The sample class activity asks students to identify concrete strategies Facebook might use to suppress the spread of fake news. This assignment follows up on that activity, asking the students to evaluate particular strategies from a moral perspective (drawing on the philosophical ideas they learned in class). The assignment thus gives the students further practice applying moral reasoning to a realistic software engineering problem, as well as practice articulating and defending their own views about how that problem should be addressed.


Lessons Learned: Student response to this module was overwhelmingly positive both times it was taught (spring and fall 2017). A few lessons stand out.

  • The topic of the module directly connects a social issue familiar to the students from recent news coverage (the spread of fake news on social media platforms in the leadup to the 2016 U.S. Presidential election) with specific technical material taught in the course (using network modeling tools to predict the spread of content on social media platforms). As a result, students are able to see immediately how the moral issues raised in the module are relevant to concrete, socially important applications of the course material. Tight connections between moral issues and technical issues discussed in a course are not always easy to identify, but they go a long way to ensuring student engagement with the module, and also provide natural opportunities for students to practice applying moral reasoning to realistic software engineering problems.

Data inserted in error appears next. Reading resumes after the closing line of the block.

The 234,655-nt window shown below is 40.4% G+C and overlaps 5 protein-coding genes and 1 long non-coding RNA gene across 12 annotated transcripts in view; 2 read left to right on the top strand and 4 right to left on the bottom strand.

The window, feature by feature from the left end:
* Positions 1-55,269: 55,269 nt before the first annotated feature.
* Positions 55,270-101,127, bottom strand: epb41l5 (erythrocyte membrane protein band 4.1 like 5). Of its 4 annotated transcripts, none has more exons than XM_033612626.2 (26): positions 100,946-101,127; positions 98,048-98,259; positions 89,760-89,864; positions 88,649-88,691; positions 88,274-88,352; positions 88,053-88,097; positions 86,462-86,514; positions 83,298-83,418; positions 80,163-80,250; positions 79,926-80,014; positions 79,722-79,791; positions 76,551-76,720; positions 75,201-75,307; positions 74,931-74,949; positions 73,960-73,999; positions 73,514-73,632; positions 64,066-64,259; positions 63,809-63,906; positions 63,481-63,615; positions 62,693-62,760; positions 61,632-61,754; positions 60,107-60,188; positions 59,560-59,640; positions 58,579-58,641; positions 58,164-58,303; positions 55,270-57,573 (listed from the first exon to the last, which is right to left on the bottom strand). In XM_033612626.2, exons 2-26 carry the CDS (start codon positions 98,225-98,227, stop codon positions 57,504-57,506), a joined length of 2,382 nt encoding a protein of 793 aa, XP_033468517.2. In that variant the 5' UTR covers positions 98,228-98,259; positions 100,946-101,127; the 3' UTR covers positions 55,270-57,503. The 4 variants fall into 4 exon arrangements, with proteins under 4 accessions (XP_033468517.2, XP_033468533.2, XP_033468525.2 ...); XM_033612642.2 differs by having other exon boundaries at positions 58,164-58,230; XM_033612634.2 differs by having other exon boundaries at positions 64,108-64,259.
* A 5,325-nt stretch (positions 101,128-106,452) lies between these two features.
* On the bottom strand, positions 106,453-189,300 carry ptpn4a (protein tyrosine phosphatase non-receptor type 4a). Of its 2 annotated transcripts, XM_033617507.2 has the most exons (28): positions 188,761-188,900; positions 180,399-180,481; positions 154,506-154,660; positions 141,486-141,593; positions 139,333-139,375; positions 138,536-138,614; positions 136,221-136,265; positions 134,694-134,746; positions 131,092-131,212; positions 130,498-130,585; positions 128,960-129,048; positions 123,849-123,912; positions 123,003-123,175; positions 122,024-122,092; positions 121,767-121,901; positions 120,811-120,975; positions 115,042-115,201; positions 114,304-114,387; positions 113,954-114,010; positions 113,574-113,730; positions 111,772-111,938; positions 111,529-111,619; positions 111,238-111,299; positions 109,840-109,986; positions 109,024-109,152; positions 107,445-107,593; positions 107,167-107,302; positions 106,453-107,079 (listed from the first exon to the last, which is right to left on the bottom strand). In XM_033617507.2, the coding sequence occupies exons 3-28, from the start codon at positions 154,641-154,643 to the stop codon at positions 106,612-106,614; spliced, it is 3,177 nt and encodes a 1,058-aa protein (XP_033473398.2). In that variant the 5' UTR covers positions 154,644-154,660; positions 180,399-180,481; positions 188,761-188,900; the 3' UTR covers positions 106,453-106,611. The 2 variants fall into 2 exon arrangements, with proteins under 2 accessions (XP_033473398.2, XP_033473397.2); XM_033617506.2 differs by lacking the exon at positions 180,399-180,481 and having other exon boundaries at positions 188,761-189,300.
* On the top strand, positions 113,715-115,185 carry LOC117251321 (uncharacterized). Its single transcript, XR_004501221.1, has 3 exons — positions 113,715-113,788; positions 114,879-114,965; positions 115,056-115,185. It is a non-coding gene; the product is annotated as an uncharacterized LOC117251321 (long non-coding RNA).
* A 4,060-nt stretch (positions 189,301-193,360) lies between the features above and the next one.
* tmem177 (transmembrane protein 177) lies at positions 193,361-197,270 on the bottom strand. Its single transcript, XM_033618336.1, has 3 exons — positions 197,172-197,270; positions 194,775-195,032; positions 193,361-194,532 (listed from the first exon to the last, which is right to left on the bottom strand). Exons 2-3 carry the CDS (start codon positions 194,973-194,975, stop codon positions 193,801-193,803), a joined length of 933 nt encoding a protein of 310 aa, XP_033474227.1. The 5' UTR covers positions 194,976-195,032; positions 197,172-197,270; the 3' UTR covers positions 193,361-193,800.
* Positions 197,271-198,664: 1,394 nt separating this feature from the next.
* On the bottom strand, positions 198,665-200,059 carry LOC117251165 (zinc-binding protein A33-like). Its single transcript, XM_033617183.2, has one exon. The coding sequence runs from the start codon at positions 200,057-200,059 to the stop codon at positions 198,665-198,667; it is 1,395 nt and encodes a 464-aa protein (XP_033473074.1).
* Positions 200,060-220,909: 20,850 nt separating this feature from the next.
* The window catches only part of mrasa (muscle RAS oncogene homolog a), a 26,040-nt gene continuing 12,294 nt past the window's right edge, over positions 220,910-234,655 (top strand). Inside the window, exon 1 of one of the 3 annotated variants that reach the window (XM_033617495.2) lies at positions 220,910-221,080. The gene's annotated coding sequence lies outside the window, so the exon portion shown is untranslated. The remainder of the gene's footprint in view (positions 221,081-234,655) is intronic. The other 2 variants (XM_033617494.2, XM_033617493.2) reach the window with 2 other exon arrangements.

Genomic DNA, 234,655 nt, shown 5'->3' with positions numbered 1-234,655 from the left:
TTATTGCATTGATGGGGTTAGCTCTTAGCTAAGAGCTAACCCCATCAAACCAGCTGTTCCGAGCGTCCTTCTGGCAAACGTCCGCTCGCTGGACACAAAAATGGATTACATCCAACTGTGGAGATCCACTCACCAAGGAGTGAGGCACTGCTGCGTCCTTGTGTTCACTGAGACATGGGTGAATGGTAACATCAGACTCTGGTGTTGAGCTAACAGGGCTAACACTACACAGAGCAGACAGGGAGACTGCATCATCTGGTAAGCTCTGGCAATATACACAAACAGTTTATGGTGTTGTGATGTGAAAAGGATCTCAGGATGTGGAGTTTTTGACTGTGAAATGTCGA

• The module uses many small-group-based (2-5 student) short active-learning exercises to stimulate student engagement. We have found that such exercises help dramatically in keeping students engaged, and that they work well with classes of all sizes (this module has been taught both to a small class of under 20 students and to a large lecture class of over 60).